The promise of robotic exoskeletons has long offered the hope that motorized suits could one day restore movement to the disabled or grant soldiers and workers superhuman strength. But despite decades of hype, the fabled “exosuit” remains largely the stuff of Iron Man and science fiction, with most real-life prototypes quietly flopping or struggling to find a market. But the concept refuses to fade. Instead, researchers at Carnegie Mellon University and elsewhere are rethinking the design process, literally from the ground up.

The Carnegie Mellon team is pursuing a new approach that improves endurance by lowering the wearer’s energy exertion—a long-standing challenge for the field. Rather than attempting to build a conventional full-body or even a lower-body augmentation suit, they created a software-controlled ankle brace with the straightforward goal of reducing the effort needed to walk, making the motion less exhausting for people with physical impairments. Such simple devices—targeted, low-profile, even soft—could finally sidestep previous pitfalls to deliver practical and affordable exoskeletons, the researchers reported in a study last month in Science.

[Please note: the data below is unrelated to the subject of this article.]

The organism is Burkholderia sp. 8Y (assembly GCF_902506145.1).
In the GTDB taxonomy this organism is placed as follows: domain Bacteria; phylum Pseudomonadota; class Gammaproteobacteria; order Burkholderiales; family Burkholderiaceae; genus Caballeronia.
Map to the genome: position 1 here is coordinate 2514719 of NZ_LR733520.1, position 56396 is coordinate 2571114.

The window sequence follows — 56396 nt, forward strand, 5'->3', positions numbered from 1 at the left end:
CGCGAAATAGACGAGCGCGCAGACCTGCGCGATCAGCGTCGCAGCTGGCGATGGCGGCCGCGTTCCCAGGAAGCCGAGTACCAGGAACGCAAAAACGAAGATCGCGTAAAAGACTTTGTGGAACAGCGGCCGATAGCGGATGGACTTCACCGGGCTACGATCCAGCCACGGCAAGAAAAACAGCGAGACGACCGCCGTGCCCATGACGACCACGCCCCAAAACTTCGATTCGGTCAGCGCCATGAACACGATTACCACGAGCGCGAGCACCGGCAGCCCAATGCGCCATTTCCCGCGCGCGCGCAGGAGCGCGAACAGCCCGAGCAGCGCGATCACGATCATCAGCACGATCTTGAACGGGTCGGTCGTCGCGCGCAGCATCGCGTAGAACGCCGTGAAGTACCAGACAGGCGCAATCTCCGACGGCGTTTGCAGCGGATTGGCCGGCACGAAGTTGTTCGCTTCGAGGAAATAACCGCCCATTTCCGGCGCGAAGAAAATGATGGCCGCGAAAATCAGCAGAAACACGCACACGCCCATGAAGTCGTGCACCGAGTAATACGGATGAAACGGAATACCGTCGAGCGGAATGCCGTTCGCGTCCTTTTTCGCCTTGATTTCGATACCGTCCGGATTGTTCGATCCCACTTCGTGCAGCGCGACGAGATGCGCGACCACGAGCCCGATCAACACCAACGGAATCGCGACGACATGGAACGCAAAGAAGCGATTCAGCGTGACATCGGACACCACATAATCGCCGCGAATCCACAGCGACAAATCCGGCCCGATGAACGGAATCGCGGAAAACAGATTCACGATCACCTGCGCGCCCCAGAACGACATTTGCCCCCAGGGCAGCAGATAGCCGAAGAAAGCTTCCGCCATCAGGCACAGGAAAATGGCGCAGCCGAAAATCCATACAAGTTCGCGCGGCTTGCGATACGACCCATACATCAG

The algorithm that controls any exoskeleton’s movements must be tuned to provide precisely the timing and power the wearer needs. In this case, Steve Collins, an associate professor of mechanical engineering at Carnegie Mellon and principal investigator on the study, wanted the exoskeleton to automatically figure out how to minimize the wearer’s energy consumption while walking.

To test different assistance strategies, the team strapped each study participant into a spindly apparatus that applied exoskeleton-like torque to the ankle. Participants were also hooked up to a breath monitor to measure their oxygen consumption—and by proxy their energy use. Using an “evolutionary algorithm” that repeatedly tries several combinations of torque and timing and then selects the best for further tinkering, the researchers cut energy use by about 14 percent compared with walking without the brace. That is a substantial improvement over any previous system. But to Collins, the particulars and even the algorithm’s performance are beside the point. This is not “a paper about an exoskeleton,” he says. “This is a paper about a method for designing exoskeletons” that breaks with precedent in important ways.

A participant in the experiment walks on a treadmill wearing the exoskeleton simulator while a mask measures his oxygen consumption. Credit: Kirby Witte, Katie Poggensee, Pieter Fiers, Patrick Franks and Steve Collins

A More Organic Approach